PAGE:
This post was my husband's idea.
I was at the gym on the treadmill. The women on the recumbent bikes behind me were chatting away when I arrived, but then lowered their voices when I stepped in front of them. It suddenly occurred to me when I heard "tattoo" and sighing that I was the reason for the volume adjustment. I've got weirdly good hearing, and was kind of stuck and bored, so I listened to the conversation.
Before they moved on to all of their friends' children and grandchildren and neighbors and such who'd gotten tattoos, and all the stories about sagging and regret and whatnot, they assessed mine. They concluded that I'd regret it, and they said I should be covering it.
Honestly I wasn't offended but only wished they would have asked me about it. Because I love to tell people about it. What it is, how it came to be, why I got it.
I'm aware people object to tattoos. I know all about the religious reasons, the moral reasons, the practical reasons, the preference reasons. My folks said, "I mean, it's not my thing, but whatever. You're an adult." (If you know me and my parents, you know they've become pretty adept at making that statement for the past 18 years.) I knew there would be people who didn't approve, but seeking approval isn't my thing.
Still. It got me thinking. I didn't think I'd regret it, but would I? I asked the person who knows me best.
"I think you'll regret it when you're 60," he said.
"But that's exactly when I plan to be moving back to the mountains!" I said.
"It just won't hold the same importance in 25 years," he said. "You'll forget why you felt so passionately about it. You should write it down."
We moved to Asheville under duress. Ryan had been involuntarily relocated by a company he's since left. We had two options -- Iowa or Asheville. We had already lived near the mountains of East Tennessee and had hiked hundreds of miles on the Appalachian Trail and through the Smokies. We felt connected to the mountains -- a spiritual connection that made God physically present for us, and a physical connection that made us realize how spectacular He created us to be.
Asheville trumped Iowa, and we moved with heavy hearts from a place we called home (Paducah, KY) to the mountains we adored.
We'd lived there a week when my mom and I took a walk downtown in Black Mountain (our town). She saw a woman walking toward us in a broomstick skirt, wearing Keens or Birks with hair down her back. She wasn't wearing makeup and probably carried a baby on her back.
"Michelle," she said. "You've finally found your fashion Mecca."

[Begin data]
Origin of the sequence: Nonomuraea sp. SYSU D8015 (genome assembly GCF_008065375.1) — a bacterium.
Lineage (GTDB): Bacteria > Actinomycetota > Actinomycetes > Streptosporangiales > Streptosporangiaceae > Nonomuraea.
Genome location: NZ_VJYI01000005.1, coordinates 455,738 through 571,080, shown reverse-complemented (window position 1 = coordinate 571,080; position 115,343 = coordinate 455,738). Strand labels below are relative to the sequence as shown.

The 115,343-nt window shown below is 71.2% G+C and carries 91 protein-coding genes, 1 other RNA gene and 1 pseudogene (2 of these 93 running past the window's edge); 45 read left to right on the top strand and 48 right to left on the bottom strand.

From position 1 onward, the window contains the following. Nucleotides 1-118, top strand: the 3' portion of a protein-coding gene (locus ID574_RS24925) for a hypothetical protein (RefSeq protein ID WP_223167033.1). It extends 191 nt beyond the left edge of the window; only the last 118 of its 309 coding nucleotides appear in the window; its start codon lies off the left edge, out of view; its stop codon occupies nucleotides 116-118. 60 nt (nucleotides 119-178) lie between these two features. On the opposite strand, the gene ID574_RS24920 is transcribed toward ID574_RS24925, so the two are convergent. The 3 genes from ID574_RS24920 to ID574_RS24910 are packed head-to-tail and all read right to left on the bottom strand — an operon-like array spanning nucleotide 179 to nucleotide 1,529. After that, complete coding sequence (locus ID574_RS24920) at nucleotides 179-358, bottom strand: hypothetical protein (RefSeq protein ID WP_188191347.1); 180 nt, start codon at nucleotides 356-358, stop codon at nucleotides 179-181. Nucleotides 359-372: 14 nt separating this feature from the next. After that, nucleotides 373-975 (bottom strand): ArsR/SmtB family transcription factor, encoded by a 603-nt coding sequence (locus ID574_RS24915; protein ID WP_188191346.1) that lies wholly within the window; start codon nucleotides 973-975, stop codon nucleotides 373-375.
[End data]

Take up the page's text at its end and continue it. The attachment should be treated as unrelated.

It was my homeland. It was the first time I felt like I belonged. Every single bit of me belonged. People were open-minded. Happy. Accepting. Family-centered. Earth-friendly. Active. Outdoorsy. Diverse. Interested. Eager to learn. Artsy. Spiritual.
It wasn't perfect. Some "hipsters" can be presumptuous and condescending; however, we spent time with people our age (and older) who had moved there purposefully. From all over the country, they came to Asheville and its surrounding towns because of the food, the art, the weather, the breweries, the mountains.
We spent our 10th Anniversary hiking the Appalachian Trail for a week, which reinvigorated our marriage. The mountain streams in Montreat helped energize my mama self. Max Patch renewed my faith in a God who created and is creating. Erin showed me there was room in my heart and life for one more best friend. Central UMC provided us a community in which to help teach our children about The Lord and in which to sharpen our faith with committed friends and clergy. The sunsets at Craggy Gardens, hikes at the NC Arboretum and Biltmore, and the summit at Lookout Mountain allowed us to share the beauty of the earth with our kids.
The mountains hold a piece of my soul.
My tattoo is a view from the Blue Ridge Parkway near Asheville. When we first moved there, and I was depressed, confused, and overwhelmed, I would often put the kids in the car and drive the Blue Ridge Parkway. I'd wait til they were asleep and pull over, praying and reveling in the awesome sight.
We don't live there anymore, and it Breaks. My. Heart. We will live there again. It's my home.
Until then, there's a picture on my back that brings alive everything about the mountains that makes my soul sing. It's a piece of my soul, artfully illustrated and displayed on the outside of my body.
Plus it's in a place unlikely to sag. So maybe, just maybe, I won't regret it after all.